St. Patrick’s Day





People all over the world enjoy celebrating St. Patrick’s Day. What began as a religious holiday in Ireland in the 1600’s has become a day of parades, parties and lots of green!

Who Was St. Patrick, and Why is There a Day to Celebrate Him?

St. Patrick (385 – 461) is credited with introducing Christianity to Ireland. St. Patrick’s Day is celebrated on March 17, the anniversary of his death. On St. Patrick’s Day, which falls during the Christian season of Lent, Irish families attend church and celebrate with parades, festivals and the wearing of green clothing or shamrocks. On St. Patrick’s Day the rules of fasting, required during the forty days of Lent, are suspended, making food and drink a focus of the day’s celebrations.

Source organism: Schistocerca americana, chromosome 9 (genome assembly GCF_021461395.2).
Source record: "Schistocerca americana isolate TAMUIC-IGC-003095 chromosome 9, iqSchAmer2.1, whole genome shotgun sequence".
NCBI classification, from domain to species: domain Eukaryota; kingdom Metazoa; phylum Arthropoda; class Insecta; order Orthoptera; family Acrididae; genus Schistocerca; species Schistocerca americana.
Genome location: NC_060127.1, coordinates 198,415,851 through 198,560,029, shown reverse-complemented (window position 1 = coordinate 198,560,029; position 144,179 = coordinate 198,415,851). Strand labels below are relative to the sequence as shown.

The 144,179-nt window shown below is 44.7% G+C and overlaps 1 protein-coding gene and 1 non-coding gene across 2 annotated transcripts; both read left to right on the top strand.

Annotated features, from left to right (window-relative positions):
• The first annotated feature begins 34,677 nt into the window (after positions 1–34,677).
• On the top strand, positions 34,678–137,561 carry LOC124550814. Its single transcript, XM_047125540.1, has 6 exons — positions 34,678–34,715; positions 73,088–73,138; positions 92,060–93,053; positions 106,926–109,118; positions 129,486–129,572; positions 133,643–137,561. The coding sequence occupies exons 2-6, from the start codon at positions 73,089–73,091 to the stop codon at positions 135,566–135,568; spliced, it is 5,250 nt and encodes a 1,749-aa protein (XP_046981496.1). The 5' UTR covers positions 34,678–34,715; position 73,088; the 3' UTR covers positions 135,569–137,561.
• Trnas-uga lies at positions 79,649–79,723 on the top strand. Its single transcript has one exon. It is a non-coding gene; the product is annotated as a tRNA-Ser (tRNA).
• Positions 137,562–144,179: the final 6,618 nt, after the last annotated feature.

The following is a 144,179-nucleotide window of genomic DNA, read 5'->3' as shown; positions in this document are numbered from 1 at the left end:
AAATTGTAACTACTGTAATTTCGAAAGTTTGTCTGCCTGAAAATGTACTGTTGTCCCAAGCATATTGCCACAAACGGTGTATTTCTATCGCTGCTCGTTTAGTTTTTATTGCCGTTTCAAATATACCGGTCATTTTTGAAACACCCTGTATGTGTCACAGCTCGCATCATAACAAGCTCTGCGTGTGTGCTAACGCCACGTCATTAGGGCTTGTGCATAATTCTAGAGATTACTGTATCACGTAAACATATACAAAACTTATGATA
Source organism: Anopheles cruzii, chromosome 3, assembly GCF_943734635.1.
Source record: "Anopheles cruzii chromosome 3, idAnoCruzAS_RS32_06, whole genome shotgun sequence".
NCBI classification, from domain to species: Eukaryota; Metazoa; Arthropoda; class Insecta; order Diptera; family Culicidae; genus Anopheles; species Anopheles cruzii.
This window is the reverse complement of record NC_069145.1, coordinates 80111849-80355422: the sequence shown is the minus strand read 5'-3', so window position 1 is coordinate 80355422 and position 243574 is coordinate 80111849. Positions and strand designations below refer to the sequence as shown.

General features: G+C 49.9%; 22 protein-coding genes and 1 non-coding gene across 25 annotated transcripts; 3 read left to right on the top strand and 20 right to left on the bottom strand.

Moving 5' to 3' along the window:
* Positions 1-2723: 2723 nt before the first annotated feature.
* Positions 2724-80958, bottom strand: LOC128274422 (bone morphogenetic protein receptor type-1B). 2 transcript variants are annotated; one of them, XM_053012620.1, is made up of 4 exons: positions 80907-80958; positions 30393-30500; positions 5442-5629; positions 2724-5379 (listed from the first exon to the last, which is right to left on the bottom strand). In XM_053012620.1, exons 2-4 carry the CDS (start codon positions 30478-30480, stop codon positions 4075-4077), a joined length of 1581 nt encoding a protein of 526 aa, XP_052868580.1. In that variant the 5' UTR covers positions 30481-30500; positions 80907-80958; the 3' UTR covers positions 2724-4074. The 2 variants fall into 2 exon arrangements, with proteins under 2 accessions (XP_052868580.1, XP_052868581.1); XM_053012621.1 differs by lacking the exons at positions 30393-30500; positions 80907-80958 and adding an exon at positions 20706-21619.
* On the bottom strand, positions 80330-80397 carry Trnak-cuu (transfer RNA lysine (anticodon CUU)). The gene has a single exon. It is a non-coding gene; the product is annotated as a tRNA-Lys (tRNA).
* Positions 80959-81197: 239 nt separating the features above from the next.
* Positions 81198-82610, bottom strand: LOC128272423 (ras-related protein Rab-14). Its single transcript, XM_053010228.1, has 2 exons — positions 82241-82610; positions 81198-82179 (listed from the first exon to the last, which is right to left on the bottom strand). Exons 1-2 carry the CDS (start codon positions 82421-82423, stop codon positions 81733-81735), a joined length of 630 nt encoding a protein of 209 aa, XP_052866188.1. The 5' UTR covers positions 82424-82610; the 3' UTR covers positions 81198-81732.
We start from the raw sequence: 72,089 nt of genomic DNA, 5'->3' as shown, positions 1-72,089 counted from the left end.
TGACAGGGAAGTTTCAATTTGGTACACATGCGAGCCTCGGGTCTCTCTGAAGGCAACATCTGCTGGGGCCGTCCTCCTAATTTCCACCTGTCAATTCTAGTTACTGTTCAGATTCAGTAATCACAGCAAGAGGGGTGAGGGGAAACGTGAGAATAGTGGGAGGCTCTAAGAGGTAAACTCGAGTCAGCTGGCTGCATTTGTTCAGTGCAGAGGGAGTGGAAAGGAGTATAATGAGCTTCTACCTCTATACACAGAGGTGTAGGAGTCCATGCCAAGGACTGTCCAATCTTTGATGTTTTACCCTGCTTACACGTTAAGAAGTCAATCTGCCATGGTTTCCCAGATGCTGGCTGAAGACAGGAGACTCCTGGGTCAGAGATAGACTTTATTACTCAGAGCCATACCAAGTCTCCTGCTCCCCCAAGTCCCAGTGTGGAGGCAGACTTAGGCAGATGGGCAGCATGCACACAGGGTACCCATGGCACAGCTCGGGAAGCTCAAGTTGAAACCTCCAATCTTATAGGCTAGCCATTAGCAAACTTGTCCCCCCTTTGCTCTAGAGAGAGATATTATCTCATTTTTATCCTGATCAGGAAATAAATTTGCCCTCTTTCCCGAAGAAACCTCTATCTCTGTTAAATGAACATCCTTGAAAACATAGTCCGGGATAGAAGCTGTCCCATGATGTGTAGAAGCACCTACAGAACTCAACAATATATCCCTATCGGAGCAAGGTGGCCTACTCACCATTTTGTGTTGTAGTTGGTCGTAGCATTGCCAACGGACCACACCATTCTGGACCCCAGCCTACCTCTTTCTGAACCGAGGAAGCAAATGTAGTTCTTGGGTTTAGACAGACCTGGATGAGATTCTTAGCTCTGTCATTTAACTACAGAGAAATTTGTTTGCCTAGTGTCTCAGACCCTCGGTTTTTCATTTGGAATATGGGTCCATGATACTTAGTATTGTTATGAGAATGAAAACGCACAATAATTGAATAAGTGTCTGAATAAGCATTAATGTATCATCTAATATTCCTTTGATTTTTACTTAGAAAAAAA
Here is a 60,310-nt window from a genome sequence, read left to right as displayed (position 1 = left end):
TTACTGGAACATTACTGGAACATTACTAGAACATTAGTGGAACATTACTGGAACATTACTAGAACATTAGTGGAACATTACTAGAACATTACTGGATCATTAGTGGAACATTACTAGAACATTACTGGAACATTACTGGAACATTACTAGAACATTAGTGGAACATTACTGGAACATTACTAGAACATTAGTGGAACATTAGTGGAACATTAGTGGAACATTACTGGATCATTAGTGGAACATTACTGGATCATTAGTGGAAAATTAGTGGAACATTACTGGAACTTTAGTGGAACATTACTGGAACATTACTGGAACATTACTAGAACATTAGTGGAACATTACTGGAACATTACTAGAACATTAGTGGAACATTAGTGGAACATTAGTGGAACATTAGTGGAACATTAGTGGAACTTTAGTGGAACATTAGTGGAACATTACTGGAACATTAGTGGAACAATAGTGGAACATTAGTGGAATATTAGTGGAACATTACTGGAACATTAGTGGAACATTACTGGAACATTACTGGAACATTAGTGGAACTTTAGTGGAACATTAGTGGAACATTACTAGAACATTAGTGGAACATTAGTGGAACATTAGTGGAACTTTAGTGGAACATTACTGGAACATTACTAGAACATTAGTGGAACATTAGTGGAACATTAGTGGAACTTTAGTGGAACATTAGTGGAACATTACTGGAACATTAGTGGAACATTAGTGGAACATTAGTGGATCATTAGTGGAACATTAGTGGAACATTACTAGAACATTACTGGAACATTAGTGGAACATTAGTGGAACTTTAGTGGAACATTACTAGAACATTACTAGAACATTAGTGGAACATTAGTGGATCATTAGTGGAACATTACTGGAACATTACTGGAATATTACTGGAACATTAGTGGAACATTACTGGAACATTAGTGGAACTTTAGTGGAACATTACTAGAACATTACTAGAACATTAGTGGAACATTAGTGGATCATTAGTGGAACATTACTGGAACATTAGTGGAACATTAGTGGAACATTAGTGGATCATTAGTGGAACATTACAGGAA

Saint Patrick's Day, while not a legal holiday in the United States, is nonetheless widely recognized and observed throughout the country as a celebration of Irish American culture. Celebrations include prominent displays of the color green, eating and drinking (with many foods dyed the color green!), religious observances, and parades. The holiday has been celebrated on the North American continent since 1737, when the first celebration was held in Boston.

According to legend, St. Patrick used the shamrock, a three leaved plant, in his teaching. He used it to explain the Trinity, or three forms of God - the Father, Son and Holy Spirit . Green ribbons and shamrocks have been worn on St Patrick's Day since the late 1600’s in honor of St. Patrick. This “wearing of the green” is a focus of St. Patrick’s Day celebrations across the United States. So much so in fact, that those caught not wearing green, might get pinched!